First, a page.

The Orcadian Column 21/6/18


Orcadian 19/06/18

Political headlines of late have been dominated by either ‘walk outs’ over Brexit or ‘talk outs’ over so-called ‘up-skirting’.  Neither, has done much to enhance the reputation of Westminster procedures, though most people, I suspect, have simply been left baffled.

Less headline-grabbing, but perhaps of more immediate concern to many, were the issues under discussion during a debate on mental health at Holyrood last week.  Scottish Liberal Democrats have few opportunities to decide the subject for parliamentary debate, but having consistently made mental health a priority over recent years, we were determined to grab the chance once again to train the spotlight on this vital issue.

The debate itself was extremely timely, coming on the back of a succession of reports laying bare the extent to which the Scottish Government is failing to meet the needs of those suffering poor mental health. Despite the appointment of a dedicated Minister for Mental Health two years ago, progress in key areas appears to be going backwards. 

Fewer than half of new mothers are served by adequate perinatal mental health services.  Waiting times for child and adolescent mental health services are now longer than at any time since the current targets were set.  And 1,000 adults have waited a year or more for access to psychological therapies, twice as many as when the Minister came into post. 

In response, the government points to additional money invested in mental health services and argues that the pressures are, in part, a result of more people coming forward for help.  Given the stigma traditionally associated with mental health, greater public awareness and a willingness of people to admit they need support is undoubtedly a step in the right direction. 

However, as far as we have come in this country in getting people to finally talk more openly about mental health and to come forward, we do them profound harm if, once we have encouraged them out of the shadows and got them to recognise the problems they are experiencing, there is an absence of services to offer them.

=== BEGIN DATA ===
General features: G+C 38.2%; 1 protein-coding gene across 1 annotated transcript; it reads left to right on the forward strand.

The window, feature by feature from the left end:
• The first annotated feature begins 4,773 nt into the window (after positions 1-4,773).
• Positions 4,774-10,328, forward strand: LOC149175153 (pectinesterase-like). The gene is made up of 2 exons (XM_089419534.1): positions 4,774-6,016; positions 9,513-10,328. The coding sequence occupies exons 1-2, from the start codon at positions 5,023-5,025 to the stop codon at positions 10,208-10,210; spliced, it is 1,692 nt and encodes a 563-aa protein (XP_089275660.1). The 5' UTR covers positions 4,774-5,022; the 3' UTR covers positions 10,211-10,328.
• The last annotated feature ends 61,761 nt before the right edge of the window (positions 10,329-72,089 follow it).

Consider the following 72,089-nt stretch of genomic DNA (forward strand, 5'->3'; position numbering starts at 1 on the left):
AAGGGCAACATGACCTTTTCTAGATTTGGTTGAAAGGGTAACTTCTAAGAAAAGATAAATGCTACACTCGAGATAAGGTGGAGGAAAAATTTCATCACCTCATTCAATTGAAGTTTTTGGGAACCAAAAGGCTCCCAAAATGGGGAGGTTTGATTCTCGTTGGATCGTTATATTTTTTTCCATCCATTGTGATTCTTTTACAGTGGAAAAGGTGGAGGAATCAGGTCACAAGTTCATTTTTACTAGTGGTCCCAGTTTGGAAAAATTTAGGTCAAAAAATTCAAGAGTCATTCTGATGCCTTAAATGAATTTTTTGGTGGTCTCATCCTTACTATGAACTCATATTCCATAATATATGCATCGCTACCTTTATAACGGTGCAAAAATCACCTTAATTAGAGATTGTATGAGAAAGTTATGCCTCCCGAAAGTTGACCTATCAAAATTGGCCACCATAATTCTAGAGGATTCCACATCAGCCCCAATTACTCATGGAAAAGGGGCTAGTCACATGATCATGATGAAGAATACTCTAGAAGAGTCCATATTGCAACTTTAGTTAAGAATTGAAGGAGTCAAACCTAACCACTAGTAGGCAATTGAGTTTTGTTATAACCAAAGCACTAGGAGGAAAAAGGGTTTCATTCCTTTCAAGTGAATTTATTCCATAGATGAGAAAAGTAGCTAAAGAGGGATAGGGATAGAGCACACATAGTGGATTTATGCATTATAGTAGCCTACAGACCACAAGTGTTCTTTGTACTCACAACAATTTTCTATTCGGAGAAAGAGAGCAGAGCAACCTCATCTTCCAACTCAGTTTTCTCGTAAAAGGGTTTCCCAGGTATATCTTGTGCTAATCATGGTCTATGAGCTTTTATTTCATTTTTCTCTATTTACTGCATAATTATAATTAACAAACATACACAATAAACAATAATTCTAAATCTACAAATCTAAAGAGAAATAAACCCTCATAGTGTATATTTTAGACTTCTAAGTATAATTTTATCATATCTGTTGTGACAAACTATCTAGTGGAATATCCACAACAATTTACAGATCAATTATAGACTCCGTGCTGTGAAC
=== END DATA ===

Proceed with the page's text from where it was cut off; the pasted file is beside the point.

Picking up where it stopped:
This should not, of course, be taken as criticism of the efforts by those working in our health and care services. I know how committed they are, and how desperately they want to be able to provide the advice, support and treatment needed by those who approach them for help.  During the debate, one MSP even quoted a number of his constituents who had received such help and the life-changing, life-saving difference it had made. At the moment, however, too often help is not available due to a lack of training, capacity or adequate resources.

My own contribution to the debate focused on concerns surrounding the government’s suicide prevention strategy.  Already delayed by 18 months, an early draft was labelled “very disappointing” by The Samaritans while the Mental Health Foundation Scotland suggested that “suicide prevention has lost impetus and drive at both national and local levels”.

The Foundation has called for strong national leadership and efforts to recapture the momentum of the initial phase of the Choose Life programme, when suicide numbers fell sharply. That certainly strikes a chord with what I understand is happening locally in Orkney, where a lack of resources and dedicated coordinator have undermined any chance of undertaking the sort of work that saw Choose Life make such an impact in its early years.

Whether or not it is an anomaly, the fact that the latest figures showed a rise in suicides in Scotland for the first time in years should shake Ministers out of any complacency that may have settled in. We need to see leadership, resources and an urgent timescale. As opposition parties united to defeat the government, this was the strong message from the debate in Scottish Parliament last week.

On average, every day in Scotland two people take their own lives. Each is a tragedy and each is devastating for the people who are left behind, but each needs to be seen in the context that suicide is preventable. As the Mental Health Foundation Scotland rightly put it, “no caring society or government should tolerate the suffering and despair that leads a person to take their own life.”


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